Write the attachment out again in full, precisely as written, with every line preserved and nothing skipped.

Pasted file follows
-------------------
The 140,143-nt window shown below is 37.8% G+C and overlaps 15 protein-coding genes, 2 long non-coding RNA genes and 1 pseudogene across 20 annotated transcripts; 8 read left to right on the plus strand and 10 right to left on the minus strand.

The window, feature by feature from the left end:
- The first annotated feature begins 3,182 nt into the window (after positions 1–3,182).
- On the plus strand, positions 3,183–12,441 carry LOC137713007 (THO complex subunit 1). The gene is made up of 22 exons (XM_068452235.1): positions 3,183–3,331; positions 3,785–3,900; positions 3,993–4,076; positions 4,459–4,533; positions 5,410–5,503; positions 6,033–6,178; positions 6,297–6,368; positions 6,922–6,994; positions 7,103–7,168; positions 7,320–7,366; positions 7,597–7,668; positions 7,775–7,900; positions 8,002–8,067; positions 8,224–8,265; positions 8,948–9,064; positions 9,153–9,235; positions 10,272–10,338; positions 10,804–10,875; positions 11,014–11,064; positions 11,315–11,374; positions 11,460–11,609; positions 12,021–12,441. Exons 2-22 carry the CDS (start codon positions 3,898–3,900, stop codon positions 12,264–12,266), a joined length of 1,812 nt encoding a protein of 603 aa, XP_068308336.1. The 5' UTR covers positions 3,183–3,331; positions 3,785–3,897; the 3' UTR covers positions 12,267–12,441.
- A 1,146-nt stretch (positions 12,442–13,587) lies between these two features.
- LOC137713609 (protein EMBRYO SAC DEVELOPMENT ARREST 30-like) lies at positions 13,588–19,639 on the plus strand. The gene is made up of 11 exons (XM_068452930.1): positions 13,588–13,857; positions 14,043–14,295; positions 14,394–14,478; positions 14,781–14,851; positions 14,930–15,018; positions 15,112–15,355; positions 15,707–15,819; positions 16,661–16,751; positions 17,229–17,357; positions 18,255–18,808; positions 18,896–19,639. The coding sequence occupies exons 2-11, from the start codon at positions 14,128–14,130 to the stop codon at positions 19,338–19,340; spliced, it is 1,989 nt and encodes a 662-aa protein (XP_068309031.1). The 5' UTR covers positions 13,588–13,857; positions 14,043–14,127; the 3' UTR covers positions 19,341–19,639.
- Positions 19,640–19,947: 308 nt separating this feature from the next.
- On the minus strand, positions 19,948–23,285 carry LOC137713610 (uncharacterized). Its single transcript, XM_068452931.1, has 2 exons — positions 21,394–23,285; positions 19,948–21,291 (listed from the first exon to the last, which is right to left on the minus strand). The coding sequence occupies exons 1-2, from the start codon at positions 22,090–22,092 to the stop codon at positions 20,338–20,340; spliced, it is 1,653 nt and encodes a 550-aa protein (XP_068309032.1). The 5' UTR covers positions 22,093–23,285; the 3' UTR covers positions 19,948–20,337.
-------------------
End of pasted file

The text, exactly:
The 140,143-nt window shown below is 37.8% G+C and overlaps 15 protein-coding genes, 2 long non-coding RNA genes and 1 pseudogene across 20 annotated transcripts; 8 read left to right on the plus strand and 10 right to left on the minus strand.

The window, feature by feature from the left end:
- The first annotated feature begins 3,182 nt into the window (after positions 1–3,182).
- On the plus strand, positions 3,183–12,441 carry LOC137713007 (THO complex subunit 1). The gene is made up of 22 exons (XM_068452235.1): positions 3,183–3,331; positions 3,785–3,900; positions 3,993–4,076; positions 4,459–4,533; positions 5,410–5,503; positions 6,033–6,178; positions 6,297–6,368; positions 6,922–6,994; positions 7,103–7,168; positions 7,320–7,366; positions 7,597–7,668; positions 7,775–7,900; positions 8,002–8,067; positions 8,224–8,265; positions 8,948–9,064; positions 9,153–9,235; positions 10,272–10,338; positions 10,804–10,875; positions 11,014–11,064; positions 11,315–11,374; positions 11,460–11,609; positions 12,021–12,441. Exons 2-22 carry the CDS (start codon positions 3,898–3,900, stop codon positions 12,264–12,266), a joined length of 1,812 nt encoding a protein of 603 aa, XP_068308336.1. The 5' UTR covers positions 3,183–3,331; positions 3,785–3,897; the 3' UTR covers positions 12,267–12,441.
- A 1,146-nt stretch (positions 12,442–13,587) lies between these two features.
- LOC137713609 (protein EMBRYO SAC DEVELOPMENT ARREST 30-like) lies at positions 13,588–19,639 on the plus strand. The gene is made up of 11 exons (XM_068452930.1): positions 13,588–13,857; positions 14,043–14,295; positions 14,394–14,478; positions 14,781–14,851; positions 14,930–15,018; positions 15,112–15,355; positions 15,707–15,819; positions 16,661–16,751; positions 17,229–17,357; positions 18,255–18,808; positions 18,896–19,639. The coding sequence occupies exons 2-11, from the start codon at positions 14,128–14,130 to the stop codon at positions 19,338–19,340; spliced, it is 1,989 nt and encodes a 662-aa protein (XP_068309031.1). The 5' UTR covers positions 13,588–13,857; positions 14,043–14,127; the 3' UTR covers positions 19,341–19,639.
- Positions 19,640–19,947: 308 nt separating this feature from the next.
- On the minus strand, positions 19,948–23,285 carry LOC137713610 (uncharacterized). Its single transcript, XM_068452931.1, has 2 exons — positions 21,394–23,285; positions 19,948–21,291 (listed from the first exon to the last, which is right to left on the minus strand). The coding sequence occupies exons 1-2, from the start codon at positions 22,090–22,092 to the stop codon at positions 20,338–20,340; spliced, it is 1,653 nt and encodes a 550-aa protein (XP_068309032.1). The 5' UTR covers positions 22,093–23,285; the 3' UTR covers positions 19,948–20,337.